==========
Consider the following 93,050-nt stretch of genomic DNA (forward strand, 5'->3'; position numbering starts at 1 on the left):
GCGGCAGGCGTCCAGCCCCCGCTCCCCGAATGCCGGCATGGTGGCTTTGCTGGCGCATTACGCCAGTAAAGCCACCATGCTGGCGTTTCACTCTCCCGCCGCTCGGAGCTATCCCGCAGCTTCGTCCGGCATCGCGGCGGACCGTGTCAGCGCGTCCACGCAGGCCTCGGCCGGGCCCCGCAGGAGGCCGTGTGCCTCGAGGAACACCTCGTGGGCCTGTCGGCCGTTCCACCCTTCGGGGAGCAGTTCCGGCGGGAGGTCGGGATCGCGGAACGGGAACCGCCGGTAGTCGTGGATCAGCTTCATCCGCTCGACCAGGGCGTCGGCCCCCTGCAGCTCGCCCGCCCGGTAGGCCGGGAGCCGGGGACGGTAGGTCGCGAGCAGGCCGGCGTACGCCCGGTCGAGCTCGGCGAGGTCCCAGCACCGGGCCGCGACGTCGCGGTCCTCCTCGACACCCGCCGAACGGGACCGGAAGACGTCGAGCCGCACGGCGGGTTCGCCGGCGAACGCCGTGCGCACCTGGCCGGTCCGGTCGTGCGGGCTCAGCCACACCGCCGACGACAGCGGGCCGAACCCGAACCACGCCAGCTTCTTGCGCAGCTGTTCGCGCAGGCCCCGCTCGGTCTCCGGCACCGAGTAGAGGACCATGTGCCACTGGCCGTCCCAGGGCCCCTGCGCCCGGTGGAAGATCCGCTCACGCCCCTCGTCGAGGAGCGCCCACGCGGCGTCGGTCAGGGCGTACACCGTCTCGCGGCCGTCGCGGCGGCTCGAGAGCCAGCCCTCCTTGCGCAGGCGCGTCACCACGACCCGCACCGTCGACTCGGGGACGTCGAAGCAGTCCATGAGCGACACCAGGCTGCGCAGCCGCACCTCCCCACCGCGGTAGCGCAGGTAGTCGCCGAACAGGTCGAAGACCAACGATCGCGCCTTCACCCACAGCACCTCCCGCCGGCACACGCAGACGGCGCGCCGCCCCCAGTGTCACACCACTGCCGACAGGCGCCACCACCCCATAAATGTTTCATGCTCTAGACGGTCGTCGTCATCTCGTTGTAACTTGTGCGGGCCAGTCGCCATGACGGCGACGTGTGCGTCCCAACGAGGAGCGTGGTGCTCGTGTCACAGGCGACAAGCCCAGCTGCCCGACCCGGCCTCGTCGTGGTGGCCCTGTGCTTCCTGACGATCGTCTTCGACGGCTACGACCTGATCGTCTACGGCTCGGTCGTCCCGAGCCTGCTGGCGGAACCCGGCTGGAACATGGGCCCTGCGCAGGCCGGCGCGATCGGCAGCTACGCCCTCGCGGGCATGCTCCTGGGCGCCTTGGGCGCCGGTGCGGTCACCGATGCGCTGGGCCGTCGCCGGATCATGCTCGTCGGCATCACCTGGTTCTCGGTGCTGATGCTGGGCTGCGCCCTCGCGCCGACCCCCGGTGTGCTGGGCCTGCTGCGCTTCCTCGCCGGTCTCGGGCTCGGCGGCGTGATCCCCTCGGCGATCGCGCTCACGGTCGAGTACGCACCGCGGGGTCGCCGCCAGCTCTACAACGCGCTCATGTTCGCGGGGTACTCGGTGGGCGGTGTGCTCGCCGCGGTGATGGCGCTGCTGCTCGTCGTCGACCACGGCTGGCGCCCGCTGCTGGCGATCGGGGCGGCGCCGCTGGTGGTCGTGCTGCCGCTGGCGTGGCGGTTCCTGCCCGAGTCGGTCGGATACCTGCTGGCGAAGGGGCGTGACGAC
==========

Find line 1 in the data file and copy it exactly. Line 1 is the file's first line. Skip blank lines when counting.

Consider the following 93,050-nt stretch of genomic DNA (forward strand, 5'->3'; position numbering starts at 1 on the left):